- Tik Tok users and K-pop fans have both taken credit for inflating expected crowd numbers for a recent Donald Trump rally, and then not showing up
- The Tulsa rally, hosted over the weekend, was noticeably smaller than previous rallies for the U.S. President
- However, President Trump's staff say the online registrations didn't affect actual crowd numbers, as no tickets were issued, and blamed protestors for the small turn out
- In total, a believed 6200 people attended the rally at the weekend
- The sabotage by Tik Tok users and K-pop fans also has links to the Black Lives Matter movement
Users of a popular social media app, and fans of a music genre originating in South Korea, are both claiming responsibility for sabotaging a recent rally for U.S. President Donald Trump.
Mr Trump hosted an event is Tusla, Oaklahoma this weekend, his first in several months, where smaller-than-expected crowd numbers were observed.
Tik Tok users and K-pop fans have taken credit for inflating expected crowd numbers by registering for the event online, even though they had no intention of attending the rally.
Tik Tok user Mary Jo Laupp created a video on June 12, 2020, encouraging anti-Trump fans to reserve seats for the rally, to stop actual Trump fans from attending as they'd believe the event was sold out.
Did you know you can make sure there are empty seats at Trump’s rally? ##BLM.♬ original sound - maryjolaupp
The video has racked up 2.1 million views and over 700,000 likes.
Two K-pop fans told Reuters they had each registered for spots using fake names and numbers.
In the lead up to the event on Saturday, the Trump camp had reported interest from more than one million people wanting to attend the event.
Almost One Million people request tickets for the Saturday Night Rally in Tulsa, Oklahoma!— Donald J. Trump (@realDonaldTrump) June 15, 2020
In the end, the Tulsa Fire Department tallied the total crowd number at the event to be around 6200 people. The stadium had the capacity to host 19,000 people.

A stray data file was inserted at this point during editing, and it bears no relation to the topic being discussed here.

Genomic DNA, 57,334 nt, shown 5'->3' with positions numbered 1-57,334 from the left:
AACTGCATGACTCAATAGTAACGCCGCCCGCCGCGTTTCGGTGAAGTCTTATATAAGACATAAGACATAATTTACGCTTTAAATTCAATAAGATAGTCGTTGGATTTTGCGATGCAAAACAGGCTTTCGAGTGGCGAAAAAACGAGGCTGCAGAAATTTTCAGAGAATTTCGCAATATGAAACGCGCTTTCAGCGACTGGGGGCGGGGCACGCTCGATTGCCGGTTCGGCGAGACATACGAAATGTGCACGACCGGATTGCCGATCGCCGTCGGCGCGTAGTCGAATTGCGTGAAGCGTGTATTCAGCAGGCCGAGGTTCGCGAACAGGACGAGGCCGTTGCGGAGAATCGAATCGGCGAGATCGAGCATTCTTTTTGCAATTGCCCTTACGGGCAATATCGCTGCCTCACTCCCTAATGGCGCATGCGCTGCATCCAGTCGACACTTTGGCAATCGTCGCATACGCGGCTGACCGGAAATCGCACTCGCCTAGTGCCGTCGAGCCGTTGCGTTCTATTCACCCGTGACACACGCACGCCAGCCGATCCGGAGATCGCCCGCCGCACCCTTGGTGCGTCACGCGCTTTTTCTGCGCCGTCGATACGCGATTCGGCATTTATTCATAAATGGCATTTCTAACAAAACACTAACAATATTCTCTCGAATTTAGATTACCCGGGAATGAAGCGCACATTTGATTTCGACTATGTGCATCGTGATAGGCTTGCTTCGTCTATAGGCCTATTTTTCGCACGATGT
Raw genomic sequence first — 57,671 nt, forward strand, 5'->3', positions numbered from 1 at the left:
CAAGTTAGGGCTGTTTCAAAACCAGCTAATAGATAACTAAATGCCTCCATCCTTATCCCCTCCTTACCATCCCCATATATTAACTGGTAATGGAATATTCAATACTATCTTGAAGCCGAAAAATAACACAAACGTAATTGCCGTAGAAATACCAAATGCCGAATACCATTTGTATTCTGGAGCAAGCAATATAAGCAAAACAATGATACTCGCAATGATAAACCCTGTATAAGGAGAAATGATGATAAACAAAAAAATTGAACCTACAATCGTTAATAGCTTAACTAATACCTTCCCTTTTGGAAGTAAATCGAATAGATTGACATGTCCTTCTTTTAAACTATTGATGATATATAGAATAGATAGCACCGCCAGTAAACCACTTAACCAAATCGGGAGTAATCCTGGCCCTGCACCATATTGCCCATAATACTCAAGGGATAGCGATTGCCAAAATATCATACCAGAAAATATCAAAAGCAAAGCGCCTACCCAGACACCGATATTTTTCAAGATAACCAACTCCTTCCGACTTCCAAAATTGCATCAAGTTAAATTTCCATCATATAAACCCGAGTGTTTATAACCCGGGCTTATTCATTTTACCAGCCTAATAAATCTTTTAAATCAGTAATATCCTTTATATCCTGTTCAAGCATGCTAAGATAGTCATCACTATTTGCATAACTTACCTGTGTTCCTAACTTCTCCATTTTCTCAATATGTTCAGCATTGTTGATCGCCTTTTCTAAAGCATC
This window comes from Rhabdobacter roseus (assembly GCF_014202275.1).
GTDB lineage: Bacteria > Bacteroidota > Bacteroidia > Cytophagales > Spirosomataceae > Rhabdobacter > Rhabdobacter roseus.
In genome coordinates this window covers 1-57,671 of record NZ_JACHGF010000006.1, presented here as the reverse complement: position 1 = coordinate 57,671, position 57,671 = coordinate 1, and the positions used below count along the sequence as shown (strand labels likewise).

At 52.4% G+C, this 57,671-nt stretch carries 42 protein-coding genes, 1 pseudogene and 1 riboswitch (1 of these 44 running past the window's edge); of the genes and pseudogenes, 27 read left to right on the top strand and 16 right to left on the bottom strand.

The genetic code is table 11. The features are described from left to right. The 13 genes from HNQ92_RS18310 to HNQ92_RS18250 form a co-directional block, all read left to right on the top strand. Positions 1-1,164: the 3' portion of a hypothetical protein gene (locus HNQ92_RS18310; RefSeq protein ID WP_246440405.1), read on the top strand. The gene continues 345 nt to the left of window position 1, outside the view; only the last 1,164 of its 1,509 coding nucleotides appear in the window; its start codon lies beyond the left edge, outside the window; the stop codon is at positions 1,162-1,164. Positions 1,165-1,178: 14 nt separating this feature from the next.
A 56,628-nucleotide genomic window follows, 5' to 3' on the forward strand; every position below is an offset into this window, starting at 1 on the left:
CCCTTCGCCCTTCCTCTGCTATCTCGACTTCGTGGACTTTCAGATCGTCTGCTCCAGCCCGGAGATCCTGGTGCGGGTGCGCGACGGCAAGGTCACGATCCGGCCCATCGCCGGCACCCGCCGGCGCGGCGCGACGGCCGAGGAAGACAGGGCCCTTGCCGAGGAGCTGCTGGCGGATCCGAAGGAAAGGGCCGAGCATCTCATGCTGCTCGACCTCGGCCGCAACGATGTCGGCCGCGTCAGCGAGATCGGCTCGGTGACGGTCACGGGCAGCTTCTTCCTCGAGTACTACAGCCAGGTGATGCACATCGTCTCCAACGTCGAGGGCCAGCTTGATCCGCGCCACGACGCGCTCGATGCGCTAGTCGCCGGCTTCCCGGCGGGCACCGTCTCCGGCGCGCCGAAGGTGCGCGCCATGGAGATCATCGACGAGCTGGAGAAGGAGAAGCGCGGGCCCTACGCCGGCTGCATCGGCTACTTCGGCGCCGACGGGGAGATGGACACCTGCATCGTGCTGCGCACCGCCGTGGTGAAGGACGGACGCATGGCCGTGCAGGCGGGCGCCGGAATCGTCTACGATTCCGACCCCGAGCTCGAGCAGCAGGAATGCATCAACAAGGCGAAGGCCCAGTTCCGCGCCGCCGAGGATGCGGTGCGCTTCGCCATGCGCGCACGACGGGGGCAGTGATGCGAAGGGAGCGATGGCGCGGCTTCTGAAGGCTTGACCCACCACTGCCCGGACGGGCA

Additionally, an outdoor stage, built to host an extra 40,000 people, was also abandoned by the President, who had planned to use the space to address those who missed out on being inside.
However, Trump 2020 Campaign Manager Brad Parscale blamed the low attendance rates on media threats of protestors and actual protestors at the event.
Radical protestors, fueled by a week of apocalyptic media coverage, interfered with @realDonaldTrump supporters at the rally.— Brad Parscale (@parscale) June 20, 2020
They even blocked access to the metal detectors, preventing people from entering.
Thanks to the 1,000s who made it anyway!https://t.co/eM2nohMEy6
But Trump opponents say the low crowd numbers are due to the efforts of Tik Tok users and K-pop fans.
Actually you just got ROCKED by teens on TikTok who flooded the Trump campaign w/ fake ticket reservations & tricked you into believing a million people wanted your white supremacist open mic enough to pack an arena during COVID— Alexandria Ocasio-Cortez (@AOC) June 21, 2020
Shout out to Zoomers. Y’all make me so proud. ☺️ https://t.co/jGrp5bSZ9T
This wouldn't be the first time K-pop fans used their weight online to influence politics in America.
Earlier this month, the music fans overwhelmed a Dallas Police Department app, which allows users to document illegal activity, with videos of their favourite band members, successfully stopping police from receiving tips about Black Lives Matter protestors.
Their efforts were extremely successful, with the app so overwhelmed with K-pop videos it had to be shut temporarily.
The same Black Lives Matter movement is believed to have spurred the campaign to sabotage Mr Trump's rally.
There was anger amongst K-pop fans, and Tik Tok users, about President Trump's initial decision to host the rally on June 19; the same day as Juneteenth (the African American freedom day) in the current BLM climate.
The rally was eventually pushed back to June 20, 2020.